But Heceta, even more cautious than Perez, turned around at the southern tip of Vancouver Island and sailed back to Monterrey.   Bodega y Quadra however, in Sonora, not larger than a Haida canoe, went as far north as 57º and there made the symbolic Act of Possession.   That seemed to satisfy the Viceroy for the time being, since no more northern expeditions were sent out.

The British, too, had heard of Russian activities on the Northwest Coast, and of the secretive Spanish expeditions in that area.   In 1776, the master mariner, Captain James Cook was sent out at his own insistence to explore this unknown Coast for the shadowy Straits of Ainan, which, if they existed, the Admiralty was determined, should be firmly held in British hands as an All British route to the Far East. 

Cook, sailing around the Horn, came up through the South Pacific Islands to “discover” Hawaii, whose inhabitants, competent seafarers in their own right, thought they needed no “discovery” by anyone.   Cook reached the Oregon Coast in March, 1778, but stormy weather prevented a landing.   By 29 March he was in Nootka Sound, greeted by the Indians in their canoes, eager to trade, among other things, the same silver spoons purloined from Jose Martinez four years previous.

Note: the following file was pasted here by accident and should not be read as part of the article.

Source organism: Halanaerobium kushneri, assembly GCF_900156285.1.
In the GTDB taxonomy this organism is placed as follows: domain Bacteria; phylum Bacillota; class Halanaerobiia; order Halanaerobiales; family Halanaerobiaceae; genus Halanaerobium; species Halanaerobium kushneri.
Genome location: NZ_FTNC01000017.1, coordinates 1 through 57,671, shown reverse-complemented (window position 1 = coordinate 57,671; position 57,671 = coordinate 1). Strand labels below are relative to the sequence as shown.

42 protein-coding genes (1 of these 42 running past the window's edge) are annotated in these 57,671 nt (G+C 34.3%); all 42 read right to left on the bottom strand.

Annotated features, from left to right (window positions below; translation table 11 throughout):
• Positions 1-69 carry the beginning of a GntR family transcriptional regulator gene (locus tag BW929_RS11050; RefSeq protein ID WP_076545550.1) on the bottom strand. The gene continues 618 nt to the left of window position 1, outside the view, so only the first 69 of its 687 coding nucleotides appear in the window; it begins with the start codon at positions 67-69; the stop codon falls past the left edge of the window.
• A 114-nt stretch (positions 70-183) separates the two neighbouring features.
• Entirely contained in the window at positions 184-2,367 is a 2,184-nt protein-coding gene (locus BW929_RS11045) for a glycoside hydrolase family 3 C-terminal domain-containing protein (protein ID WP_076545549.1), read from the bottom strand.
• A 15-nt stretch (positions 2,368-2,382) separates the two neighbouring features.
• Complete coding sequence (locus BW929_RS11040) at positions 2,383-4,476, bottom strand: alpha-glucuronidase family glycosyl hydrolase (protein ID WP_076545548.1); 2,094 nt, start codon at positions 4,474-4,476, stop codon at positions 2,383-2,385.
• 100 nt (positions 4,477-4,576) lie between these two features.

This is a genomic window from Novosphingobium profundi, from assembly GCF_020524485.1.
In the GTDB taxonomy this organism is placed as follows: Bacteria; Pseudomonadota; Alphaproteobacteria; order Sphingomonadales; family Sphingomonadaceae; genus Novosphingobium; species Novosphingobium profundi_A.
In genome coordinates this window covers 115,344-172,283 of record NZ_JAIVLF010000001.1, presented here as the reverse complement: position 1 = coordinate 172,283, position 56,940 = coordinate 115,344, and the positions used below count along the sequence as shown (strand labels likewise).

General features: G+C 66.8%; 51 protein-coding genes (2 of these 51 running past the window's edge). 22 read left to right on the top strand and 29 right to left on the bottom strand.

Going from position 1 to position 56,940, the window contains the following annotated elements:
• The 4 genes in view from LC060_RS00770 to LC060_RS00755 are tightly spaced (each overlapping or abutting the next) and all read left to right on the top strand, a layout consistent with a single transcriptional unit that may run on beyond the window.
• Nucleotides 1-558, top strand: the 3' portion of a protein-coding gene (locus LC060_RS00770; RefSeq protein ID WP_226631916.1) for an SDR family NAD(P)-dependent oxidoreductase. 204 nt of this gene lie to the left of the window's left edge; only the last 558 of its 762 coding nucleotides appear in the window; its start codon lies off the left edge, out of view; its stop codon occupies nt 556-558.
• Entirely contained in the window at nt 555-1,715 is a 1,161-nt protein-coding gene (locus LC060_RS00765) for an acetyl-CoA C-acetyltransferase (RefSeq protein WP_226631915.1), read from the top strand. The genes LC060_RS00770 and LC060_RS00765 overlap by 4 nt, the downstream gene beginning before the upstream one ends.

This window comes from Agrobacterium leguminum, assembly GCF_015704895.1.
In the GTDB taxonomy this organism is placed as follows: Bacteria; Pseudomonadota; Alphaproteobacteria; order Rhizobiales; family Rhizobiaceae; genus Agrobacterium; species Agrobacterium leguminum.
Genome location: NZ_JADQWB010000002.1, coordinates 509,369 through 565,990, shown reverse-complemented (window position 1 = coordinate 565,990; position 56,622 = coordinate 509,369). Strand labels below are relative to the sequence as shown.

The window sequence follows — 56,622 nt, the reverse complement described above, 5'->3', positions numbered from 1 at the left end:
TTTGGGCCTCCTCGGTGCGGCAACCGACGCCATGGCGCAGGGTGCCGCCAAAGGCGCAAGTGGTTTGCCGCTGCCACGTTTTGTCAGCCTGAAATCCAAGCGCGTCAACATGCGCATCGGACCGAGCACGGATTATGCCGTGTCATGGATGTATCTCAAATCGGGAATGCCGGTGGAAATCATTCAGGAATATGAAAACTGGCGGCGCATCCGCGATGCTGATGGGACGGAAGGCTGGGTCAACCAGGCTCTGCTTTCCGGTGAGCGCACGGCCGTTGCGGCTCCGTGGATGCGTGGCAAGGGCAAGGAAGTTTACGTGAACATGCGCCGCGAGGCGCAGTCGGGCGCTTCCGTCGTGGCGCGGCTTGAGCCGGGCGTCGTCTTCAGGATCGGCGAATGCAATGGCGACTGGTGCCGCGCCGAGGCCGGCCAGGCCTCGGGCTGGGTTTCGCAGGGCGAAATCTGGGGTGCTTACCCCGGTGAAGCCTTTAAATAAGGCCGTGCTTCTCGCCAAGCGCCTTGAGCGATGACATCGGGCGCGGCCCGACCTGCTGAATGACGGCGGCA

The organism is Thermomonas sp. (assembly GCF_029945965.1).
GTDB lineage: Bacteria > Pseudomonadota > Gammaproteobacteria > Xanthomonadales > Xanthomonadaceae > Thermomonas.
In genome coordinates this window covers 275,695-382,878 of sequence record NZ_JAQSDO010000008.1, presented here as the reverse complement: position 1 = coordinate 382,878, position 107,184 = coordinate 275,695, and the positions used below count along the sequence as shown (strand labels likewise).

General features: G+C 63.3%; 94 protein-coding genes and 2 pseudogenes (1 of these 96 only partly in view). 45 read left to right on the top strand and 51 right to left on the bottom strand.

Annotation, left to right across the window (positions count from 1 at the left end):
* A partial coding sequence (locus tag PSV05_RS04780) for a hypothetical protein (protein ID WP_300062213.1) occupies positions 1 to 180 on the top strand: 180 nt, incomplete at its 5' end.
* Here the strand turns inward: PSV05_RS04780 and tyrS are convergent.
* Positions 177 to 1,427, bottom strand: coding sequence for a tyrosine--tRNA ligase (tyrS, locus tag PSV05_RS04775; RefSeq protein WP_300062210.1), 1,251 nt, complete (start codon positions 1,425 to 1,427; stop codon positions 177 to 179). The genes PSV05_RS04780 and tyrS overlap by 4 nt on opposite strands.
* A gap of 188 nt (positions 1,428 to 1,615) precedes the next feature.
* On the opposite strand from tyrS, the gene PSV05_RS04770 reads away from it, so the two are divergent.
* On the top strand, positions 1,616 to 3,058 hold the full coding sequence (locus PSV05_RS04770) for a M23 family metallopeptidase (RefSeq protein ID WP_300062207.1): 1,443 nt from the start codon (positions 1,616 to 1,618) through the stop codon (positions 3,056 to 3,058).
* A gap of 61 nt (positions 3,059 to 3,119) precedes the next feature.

Unlike the Spanish, Cook came ashore, sent his men into forest to cut spars and spare masts.   He replenished the Resolution’s water casks and brewed spruce beer from the local spruce needles as a remedy against scurvy.   Cook again sailed north at the end of April getting his ship into the Aleutian Islands and returning to Hawaii for the winter where he was killed in February 1779 in a skirmish with the locals.   

His second in command, Charles Clerke, took over, and entered the Bering Sea, sailing north until he was blocked by ice.   Clerke died of tuberculosis in August 1779, and Lieutenant Gore took over to sail the expedition south to Canton, where to their surprise, the crew discovered that the sea otter pelts they had traded for with the Indians, brought amazingly high prices.  They sailed back to England with the news, which, like the Russians and the Spanish, the British tried to keep secret.   But crew members let it out.   John Ledyard, deserting to America published his account of the voyage in 1783, telling the world that “skins which did not cost the purchaser six pence sterling, sold in China for 100 dollars.”

The news that these bleak lands, as hostile as the Norwegian Fjords, would support a trade in furs to China more valuable than anyone had dreamed, brought the commercial world to the Northwest.   For the next seventy years the Northwest, that dark and mythic land, would see a great commercial struggle for domination of its trade while distant governments fumbled toward a solution to its sovereignty.